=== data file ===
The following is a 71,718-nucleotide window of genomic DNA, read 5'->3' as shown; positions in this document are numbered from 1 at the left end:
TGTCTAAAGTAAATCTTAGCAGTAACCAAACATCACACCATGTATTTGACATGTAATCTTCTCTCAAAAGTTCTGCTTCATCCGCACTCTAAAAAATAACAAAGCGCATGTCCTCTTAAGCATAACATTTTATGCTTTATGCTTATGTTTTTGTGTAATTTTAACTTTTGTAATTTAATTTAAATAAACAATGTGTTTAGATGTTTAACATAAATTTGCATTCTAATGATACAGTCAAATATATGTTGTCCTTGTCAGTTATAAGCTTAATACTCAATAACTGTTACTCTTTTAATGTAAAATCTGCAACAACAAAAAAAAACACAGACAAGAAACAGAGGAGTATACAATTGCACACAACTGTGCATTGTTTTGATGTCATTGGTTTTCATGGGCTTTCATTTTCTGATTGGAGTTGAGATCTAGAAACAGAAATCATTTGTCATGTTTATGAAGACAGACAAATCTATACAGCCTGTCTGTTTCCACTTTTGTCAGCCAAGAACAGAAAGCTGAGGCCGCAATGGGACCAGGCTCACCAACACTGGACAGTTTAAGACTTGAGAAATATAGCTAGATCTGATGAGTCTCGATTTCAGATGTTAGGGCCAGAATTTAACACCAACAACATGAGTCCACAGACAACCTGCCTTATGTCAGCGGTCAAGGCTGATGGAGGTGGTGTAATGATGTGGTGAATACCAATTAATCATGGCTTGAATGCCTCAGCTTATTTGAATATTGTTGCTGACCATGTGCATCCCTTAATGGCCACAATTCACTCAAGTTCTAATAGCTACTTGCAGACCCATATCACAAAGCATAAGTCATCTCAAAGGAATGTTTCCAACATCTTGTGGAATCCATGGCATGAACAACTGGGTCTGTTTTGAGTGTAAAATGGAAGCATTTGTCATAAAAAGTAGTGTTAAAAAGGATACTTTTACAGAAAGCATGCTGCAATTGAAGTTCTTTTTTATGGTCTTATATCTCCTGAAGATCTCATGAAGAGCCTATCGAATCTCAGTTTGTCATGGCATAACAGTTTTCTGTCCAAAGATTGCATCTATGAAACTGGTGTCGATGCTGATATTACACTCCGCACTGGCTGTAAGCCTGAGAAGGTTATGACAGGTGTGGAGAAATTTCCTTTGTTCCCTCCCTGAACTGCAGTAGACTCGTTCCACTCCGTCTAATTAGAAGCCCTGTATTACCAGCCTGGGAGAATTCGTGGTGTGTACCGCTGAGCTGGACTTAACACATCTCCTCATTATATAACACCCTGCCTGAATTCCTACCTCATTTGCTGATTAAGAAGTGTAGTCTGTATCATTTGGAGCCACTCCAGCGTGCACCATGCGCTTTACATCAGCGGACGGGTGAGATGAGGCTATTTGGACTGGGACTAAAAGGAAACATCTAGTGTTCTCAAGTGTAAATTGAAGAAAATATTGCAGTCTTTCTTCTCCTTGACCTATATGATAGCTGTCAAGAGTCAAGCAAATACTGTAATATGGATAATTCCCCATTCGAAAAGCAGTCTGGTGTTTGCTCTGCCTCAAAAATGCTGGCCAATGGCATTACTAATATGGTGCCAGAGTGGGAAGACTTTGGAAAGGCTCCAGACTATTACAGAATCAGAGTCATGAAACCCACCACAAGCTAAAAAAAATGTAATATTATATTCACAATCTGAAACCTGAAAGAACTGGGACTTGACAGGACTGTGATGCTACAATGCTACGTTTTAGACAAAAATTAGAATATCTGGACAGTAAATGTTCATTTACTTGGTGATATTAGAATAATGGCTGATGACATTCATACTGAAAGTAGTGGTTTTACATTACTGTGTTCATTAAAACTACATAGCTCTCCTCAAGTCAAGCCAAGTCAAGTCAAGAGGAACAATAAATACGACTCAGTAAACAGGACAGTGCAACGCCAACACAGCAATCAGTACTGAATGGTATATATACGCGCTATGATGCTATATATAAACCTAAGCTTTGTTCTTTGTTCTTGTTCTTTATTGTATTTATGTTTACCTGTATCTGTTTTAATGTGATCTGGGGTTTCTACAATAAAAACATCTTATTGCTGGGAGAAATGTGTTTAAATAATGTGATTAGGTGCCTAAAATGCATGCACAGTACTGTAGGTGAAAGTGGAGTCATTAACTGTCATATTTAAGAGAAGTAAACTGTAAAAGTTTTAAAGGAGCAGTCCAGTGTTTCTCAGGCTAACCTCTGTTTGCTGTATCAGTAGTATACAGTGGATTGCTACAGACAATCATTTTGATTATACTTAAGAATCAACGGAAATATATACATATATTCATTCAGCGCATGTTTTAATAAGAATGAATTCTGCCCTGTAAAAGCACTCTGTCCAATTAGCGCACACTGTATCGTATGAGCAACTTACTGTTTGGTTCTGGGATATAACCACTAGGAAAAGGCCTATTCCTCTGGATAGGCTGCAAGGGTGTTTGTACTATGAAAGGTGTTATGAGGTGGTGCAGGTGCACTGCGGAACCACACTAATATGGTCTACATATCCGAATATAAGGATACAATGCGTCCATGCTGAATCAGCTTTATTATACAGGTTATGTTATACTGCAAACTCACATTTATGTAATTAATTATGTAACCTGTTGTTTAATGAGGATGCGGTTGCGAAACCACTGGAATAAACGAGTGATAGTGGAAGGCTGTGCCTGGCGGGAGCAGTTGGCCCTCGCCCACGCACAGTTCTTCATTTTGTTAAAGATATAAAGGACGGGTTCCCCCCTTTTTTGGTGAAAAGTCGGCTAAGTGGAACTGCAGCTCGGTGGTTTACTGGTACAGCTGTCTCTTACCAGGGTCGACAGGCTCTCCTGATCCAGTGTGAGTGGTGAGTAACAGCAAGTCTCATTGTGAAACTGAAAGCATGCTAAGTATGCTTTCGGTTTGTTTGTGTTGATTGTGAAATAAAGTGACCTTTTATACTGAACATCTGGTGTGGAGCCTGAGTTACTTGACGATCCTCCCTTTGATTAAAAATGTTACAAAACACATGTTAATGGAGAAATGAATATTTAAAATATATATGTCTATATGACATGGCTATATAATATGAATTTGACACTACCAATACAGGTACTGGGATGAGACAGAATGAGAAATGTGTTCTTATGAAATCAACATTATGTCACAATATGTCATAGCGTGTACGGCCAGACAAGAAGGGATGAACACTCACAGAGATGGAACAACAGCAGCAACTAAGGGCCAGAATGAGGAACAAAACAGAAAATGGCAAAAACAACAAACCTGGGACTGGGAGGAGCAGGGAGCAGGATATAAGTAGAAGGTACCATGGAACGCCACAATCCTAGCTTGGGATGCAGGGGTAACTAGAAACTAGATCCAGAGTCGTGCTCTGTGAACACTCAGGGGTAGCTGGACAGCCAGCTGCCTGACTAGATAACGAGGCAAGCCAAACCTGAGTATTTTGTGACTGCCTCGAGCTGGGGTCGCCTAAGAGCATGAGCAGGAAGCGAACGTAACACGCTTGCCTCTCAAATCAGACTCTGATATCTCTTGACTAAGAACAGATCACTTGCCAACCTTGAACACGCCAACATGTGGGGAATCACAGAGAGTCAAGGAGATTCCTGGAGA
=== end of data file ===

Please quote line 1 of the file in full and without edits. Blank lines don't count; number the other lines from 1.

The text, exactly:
The following is a 71,718-nucleotide window of genomic DNA, read 5'->3' as shown; positions in this document are numbered from 1 at the left end: